Gender Differences in Outcomes of Juvenile Court-Involved Youth Following Intensive In-Home Servicesedit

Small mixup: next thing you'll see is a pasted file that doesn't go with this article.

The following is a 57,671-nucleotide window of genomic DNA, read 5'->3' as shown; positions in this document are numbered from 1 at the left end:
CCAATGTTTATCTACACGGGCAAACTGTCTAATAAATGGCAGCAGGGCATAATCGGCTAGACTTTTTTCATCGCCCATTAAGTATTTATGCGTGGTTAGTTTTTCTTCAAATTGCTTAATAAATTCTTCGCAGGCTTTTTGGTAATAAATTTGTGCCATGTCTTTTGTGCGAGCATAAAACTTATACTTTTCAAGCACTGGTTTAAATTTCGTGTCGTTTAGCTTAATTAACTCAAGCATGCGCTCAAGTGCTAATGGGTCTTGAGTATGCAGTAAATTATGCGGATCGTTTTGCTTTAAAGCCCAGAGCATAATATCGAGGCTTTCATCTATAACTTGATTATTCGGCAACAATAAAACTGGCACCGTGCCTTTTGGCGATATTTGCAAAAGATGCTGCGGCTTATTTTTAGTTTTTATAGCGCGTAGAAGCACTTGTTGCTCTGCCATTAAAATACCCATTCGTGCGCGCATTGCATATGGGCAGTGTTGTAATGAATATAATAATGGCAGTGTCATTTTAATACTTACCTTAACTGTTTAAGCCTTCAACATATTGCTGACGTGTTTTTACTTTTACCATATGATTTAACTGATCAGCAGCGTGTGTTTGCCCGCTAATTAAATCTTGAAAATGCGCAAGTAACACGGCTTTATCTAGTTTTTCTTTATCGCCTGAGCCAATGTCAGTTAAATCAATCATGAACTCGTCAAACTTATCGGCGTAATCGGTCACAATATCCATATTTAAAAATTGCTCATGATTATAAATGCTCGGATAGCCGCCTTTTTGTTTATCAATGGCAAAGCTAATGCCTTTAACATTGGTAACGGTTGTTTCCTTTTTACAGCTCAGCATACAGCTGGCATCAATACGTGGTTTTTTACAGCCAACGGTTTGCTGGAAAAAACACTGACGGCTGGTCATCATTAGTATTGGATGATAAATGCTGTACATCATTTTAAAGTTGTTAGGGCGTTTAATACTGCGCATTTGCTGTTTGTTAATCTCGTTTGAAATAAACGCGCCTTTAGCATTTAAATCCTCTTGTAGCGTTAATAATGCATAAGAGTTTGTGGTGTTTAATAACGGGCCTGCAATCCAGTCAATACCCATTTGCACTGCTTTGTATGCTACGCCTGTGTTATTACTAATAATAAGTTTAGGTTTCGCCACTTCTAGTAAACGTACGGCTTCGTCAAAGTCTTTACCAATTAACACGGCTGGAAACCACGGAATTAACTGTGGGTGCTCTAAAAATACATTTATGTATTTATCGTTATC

This article describes outcomes following intensive in-home services for youths (N = 5,000) with juvenile justice involvement, with a focus on gender. Individual, family, peer, and community risk factors are drawn from a baseline psychosocial assessment. A multinomial logistic regression predicts recidivism, problems at home and/or in school, or nonrecidivist status at 12-month post-discharge follow-up. Results of analyses with and without imputed data are presented. The recidivism rate of the study sample is relatively low (26% of the full sample). Female gender is associated with a lower risk of recidivism. Both the imputed data and the non-imputed data models show significant risk factors for recidivism such as theft and status offense. The program might be associated with lower rates of re-offending in girls, but both genders show approximately equal benefit in terms of home and school outcomes. This study underscores the value of examining gender differences in behavioral health services research.